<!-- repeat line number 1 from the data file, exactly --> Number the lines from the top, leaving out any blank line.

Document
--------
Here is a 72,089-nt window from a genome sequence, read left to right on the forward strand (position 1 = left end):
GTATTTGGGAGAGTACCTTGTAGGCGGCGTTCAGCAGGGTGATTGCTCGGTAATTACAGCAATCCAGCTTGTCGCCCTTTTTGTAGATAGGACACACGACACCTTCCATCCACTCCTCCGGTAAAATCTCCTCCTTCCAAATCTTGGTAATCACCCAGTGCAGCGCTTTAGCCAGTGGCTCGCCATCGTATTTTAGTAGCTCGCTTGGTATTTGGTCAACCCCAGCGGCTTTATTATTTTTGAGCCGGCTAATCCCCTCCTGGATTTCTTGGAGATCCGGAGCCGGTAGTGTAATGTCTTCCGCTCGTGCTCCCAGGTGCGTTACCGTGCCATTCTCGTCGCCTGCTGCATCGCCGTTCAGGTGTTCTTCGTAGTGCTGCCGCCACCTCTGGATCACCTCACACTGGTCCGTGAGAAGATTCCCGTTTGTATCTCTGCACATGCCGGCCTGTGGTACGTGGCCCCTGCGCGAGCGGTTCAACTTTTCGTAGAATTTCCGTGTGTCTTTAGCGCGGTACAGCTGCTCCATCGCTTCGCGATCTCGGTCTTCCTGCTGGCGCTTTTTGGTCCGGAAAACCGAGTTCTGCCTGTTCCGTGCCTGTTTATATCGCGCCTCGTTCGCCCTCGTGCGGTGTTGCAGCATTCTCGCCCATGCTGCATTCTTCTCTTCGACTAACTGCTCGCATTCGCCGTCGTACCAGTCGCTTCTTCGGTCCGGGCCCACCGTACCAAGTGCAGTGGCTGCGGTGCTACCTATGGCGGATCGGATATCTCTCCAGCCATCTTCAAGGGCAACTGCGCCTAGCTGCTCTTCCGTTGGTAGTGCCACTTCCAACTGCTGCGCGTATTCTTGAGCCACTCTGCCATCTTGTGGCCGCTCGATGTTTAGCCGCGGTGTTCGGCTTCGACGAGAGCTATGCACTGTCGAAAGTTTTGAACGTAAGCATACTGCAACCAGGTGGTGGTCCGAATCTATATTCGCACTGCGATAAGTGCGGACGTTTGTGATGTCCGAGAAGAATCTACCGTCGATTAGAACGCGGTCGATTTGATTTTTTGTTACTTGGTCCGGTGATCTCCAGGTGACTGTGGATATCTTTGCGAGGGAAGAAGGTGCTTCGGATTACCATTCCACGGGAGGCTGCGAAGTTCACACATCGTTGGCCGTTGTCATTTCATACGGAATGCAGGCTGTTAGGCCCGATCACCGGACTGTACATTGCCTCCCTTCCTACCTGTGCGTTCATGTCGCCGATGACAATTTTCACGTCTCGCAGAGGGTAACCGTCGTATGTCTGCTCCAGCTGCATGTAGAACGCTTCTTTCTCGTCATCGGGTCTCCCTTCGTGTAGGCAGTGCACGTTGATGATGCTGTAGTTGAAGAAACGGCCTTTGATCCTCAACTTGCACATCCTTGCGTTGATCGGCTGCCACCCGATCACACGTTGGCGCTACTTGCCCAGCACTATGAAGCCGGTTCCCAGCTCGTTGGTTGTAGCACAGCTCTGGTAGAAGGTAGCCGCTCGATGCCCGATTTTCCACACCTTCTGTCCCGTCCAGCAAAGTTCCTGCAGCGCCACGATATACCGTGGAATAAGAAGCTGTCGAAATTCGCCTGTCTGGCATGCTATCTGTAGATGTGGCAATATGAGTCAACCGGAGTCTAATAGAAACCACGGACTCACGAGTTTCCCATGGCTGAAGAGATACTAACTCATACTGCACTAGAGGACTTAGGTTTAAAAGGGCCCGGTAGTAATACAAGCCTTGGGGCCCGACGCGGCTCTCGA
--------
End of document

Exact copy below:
Here is a 72,089-nt window from a genome sequence, read left to right on the forward strand (position 1 = left end):